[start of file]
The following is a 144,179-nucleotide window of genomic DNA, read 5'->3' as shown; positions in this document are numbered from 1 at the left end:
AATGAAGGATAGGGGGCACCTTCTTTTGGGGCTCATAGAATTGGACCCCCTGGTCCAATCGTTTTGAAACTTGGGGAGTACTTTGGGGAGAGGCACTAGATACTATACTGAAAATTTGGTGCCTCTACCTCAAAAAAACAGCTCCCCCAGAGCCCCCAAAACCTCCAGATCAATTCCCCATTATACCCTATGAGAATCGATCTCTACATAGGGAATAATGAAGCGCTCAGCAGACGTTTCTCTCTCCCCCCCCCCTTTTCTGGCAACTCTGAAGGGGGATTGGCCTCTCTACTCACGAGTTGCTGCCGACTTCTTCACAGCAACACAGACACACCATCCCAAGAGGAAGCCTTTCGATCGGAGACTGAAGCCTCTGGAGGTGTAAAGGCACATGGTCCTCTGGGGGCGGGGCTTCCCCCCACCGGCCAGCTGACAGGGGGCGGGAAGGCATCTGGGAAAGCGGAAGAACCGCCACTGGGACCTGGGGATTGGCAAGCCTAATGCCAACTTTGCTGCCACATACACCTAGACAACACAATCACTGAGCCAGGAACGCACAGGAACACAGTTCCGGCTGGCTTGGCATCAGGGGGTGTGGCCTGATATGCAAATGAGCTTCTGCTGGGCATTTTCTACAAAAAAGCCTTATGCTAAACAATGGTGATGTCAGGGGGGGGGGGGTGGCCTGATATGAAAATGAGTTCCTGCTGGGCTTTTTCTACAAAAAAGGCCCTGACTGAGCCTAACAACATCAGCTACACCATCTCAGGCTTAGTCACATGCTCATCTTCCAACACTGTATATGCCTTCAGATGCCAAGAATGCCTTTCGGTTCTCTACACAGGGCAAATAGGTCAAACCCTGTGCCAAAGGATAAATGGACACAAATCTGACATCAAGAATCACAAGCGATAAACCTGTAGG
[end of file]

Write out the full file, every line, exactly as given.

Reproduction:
The following is a 144,179-nucleotide window of genomic DNA, read 5'->3' as shown; positions in this document are numbered from 1 at the left end:
AATGAAGGATAGGGGGCACCTTCTTTTGGGGCTCATAGAATTGGACCCCCTGGTCCAATCGTTTTGAAACTTGGGGAGTACTTTGGGGAGAGGCACTAGATACTATACTGAAAATTTGGTGCCTCTACCTCAAAAAAACAGCTCCCCCAGAGCCCCCAAAACCTCCAGATCAATTCCCCATTATACCCTATGAGAATCGATCTCTACATAGGGAATAATGAAGCGCTCAGCAGACGTTTCTCTCTCCCCCCCCCCTTTTCTGGCAACTCTGAAGGGGGATTGGCCTCTCTACTCACGAGTTGCTGCCGACTTCTTCACAGCAACACAGACACACCATCCCAAGAGGAAGCCTTTCGATCGGAGACTGAAGCCTCTGGAGGTGTAAAGGCACATGGTCCTCTGGGGGCGGGGCTTCCCCCCACCGGCCAGCTGACAGGGGGCGGGAAGGCATCTGGGAAAGCGGAAGAACCGCCACTGGGACCTGGGGATTGGCAAGCCTAATGCCAACTTTGCTGCCACATACACCTAGACAACACAATCACTGAGCCAGGAACGCACAGGAACACAGTTCCGGCTGGCTTGGCATCAGGGGGTGTGGCCTGATATGCAAATGAGCTTCTGCTGGGCATTTTCTACAAAAAAGCCTTATGCTAAACAATGGTGATGTCAGGGGGGGGGGGGTGGCCTGATATGAAAATGAGTTCCTGCTGGGCTTTTTCTACAAAAAAGGCCCTGACTGAGCCTAACAACATCAGCTACACCATCTCAGGCTTAGTCACATGCTCATCTTCCAACACTGTATATGCCTTCAGATGCCAAGAATGCCTTTCGGTTCTCTACACAGGGCAAATAGGTCAAACCCTGTGCCAAAGGATAAATGGACACAAATCTGACATCAAGAATCACAAGCGATAAACCTGTAGG